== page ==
Adults make their own choices. Trying to coax or arm-twist is likely to cause them to withdraw or just comply which leads to poor outcomes in complex tasks. Intrinsic motivation arises through partnership and collaboration. People have to "talk their way" toward taking on a change. The leader's task is to create the environment for collaborative relationships which can support robust conversations about change.
(2) Check your state of reactivity. If you are impatient or frustrated, you are likely to be in a reactive state and at risk for coaxing and arm-twisting. Find a way to get curious about others--use the five factors listed below to guide your questions. Find your way to trusting and respecting different decision-making processes.
(3) Check the context and state of relationships. For example, if you have previously fallen into pressuring others to change, it will take time to build trust as you shift to a collaborative approach. What other factors in the environment are influencing consideration of a particular change?
(4) Ask others questions to explore five factors for engagement with intrinsic motivation.
When considering a change, motivation does not usually happen overnight. Even with the most charismatic, inspirational speech, you are lucky if you inspire no more than about 20% of people to action. Most people need ongoing conversations, individual consideration, and collaboration to take new directions.
"The single most important skill to have in working through any problem is the ability to give constructive feedback. Why? Because most often problems are expressed as criticism of someone's actions." (1)
The stakes for feedback are higher on teams because "learning what several people expect of you is far more difficult than learning what one other person expects and needs." (2) In effective teams, everyone helps each other to perform his/her role to meet expected outcomes--in Schein's words, "perpetual helping." But, feedback is the key mechanism for this helping. It is a means of constant course correction.
Because of the nature of personal exposure with feedback, the environment of trust on teams is essential. As Schein states, "What we think of as respect or trust is basically the feeling that you will not be humiliated or embarrassed even if your behavior deviates from the norm and is viewed as unhelpful. Instead you get task relevant information that allows you to figure out how to become more helpful in the effort to achieve goals." (2)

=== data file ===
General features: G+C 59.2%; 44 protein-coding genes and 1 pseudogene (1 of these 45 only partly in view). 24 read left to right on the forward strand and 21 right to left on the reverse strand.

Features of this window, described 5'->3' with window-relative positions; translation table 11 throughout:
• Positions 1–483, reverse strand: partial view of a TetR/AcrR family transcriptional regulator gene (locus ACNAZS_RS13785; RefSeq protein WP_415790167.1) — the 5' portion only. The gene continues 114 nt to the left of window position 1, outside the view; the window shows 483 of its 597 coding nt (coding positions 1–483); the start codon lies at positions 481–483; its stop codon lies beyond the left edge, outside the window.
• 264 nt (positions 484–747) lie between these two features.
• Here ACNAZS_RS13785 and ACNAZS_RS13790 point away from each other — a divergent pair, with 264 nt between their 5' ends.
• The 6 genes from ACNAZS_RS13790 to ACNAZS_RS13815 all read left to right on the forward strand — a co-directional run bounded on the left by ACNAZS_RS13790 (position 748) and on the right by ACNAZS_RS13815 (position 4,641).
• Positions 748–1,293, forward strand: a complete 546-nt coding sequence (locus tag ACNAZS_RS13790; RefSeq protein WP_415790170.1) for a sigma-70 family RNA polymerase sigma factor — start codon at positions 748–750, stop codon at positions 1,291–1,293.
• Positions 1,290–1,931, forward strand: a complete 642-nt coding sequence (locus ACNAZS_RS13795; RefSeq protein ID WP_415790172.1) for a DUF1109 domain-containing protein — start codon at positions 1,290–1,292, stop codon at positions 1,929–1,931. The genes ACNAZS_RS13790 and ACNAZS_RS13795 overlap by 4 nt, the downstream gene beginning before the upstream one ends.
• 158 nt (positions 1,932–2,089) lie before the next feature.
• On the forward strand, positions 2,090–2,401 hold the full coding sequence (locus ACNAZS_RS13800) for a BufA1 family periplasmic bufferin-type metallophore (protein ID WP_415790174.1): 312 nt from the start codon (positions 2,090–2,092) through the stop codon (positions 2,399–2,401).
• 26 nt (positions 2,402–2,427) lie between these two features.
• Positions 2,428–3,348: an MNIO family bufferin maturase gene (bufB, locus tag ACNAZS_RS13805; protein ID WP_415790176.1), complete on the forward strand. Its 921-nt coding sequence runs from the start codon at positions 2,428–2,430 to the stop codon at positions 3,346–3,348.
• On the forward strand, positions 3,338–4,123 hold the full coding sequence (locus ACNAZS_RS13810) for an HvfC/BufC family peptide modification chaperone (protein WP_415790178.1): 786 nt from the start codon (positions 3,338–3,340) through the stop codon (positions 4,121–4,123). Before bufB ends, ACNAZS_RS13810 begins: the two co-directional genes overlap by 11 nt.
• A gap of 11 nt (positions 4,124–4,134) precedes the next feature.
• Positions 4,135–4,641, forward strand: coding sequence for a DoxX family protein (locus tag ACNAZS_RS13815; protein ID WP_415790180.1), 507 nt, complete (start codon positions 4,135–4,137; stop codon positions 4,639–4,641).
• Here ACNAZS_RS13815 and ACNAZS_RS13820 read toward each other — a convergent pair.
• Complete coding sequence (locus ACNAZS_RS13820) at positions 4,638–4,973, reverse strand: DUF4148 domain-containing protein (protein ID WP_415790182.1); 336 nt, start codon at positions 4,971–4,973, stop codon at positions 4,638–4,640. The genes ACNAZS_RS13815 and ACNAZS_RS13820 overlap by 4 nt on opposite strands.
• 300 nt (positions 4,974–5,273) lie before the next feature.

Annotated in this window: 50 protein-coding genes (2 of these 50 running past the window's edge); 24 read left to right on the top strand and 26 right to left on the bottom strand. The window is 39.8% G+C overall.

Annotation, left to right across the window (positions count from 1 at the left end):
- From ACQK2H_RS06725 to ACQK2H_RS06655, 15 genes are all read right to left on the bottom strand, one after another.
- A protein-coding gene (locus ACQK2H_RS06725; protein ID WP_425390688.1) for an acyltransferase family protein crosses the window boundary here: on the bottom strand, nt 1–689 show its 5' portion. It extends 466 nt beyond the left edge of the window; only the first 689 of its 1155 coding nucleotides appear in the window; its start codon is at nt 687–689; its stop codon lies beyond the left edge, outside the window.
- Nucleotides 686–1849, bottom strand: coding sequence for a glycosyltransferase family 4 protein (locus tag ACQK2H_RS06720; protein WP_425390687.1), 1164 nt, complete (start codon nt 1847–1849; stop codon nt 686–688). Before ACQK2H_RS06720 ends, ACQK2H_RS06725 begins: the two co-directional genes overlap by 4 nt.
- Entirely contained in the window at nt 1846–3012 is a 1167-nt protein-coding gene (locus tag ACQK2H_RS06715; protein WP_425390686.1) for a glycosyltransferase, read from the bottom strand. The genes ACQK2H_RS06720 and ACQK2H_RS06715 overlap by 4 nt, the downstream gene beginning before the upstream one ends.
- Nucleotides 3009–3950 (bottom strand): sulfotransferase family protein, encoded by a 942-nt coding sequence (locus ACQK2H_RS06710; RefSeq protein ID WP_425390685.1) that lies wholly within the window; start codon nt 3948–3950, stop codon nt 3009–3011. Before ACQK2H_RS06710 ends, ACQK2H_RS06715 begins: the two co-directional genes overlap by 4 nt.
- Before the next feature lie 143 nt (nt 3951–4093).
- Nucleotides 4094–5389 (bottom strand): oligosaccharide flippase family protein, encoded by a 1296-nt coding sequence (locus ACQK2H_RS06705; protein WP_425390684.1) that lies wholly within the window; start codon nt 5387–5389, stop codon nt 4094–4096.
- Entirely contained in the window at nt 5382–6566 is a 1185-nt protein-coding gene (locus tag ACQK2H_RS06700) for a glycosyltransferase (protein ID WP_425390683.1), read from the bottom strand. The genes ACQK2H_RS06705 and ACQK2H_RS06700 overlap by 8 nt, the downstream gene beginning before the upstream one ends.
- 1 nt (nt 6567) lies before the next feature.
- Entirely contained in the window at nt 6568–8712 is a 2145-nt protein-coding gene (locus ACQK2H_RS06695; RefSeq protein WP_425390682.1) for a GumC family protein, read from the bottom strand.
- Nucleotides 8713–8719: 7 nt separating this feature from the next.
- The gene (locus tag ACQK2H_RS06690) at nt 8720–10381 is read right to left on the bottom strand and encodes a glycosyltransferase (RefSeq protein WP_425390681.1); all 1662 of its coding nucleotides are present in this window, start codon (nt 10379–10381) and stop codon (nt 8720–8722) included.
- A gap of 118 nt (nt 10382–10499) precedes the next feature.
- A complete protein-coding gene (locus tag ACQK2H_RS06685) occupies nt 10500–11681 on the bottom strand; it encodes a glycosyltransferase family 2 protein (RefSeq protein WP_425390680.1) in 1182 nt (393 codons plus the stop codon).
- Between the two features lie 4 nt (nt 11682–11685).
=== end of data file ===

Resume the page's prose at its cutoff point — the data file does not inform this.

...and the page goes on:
Helpful feedback is an art and skill which only develops with intentional practice. Practice gradually normalizes the discomfort of feedback.(3) Over time, a feedback-rich culture can make feedback less a source of anticipated discomfort and more a source of desired learning.
Key components of productive feedback include (from references 1 and 2):
(a) prior setting of team norms and work process specifications
(b) specific, concrete, behavioral descriptions related to achieving goals (not good vs. bad)
(c) avoidance of labels, generalizations, and characterizations (e.g. "You are lazy.")
(d) using "I" statements and owning feedback as perceptions as opposed to "Truth"
(e) asking for the other person's perception in response
(f) stating genuine positive regard along with the feedback wherever appropriate
(1) Schein, Edgar Helping: How to Offer, Give, and Receive Help Berrewtt-Koehler Publishers,Inc., 2009
(2) Scholtes, Peter R. et al The Team Handbook, Third Edition Oriel Incorporated, 2003
(3) Brown, Brene Daring Greatly Gotham Books, 2012
“Research confirms that organizations with a strong corporate culture based on a foundation of shared values outperformed other firms by a huge margin.” (Kouzes and Posner, The Leadership Challenge, 4th Edition, 2007)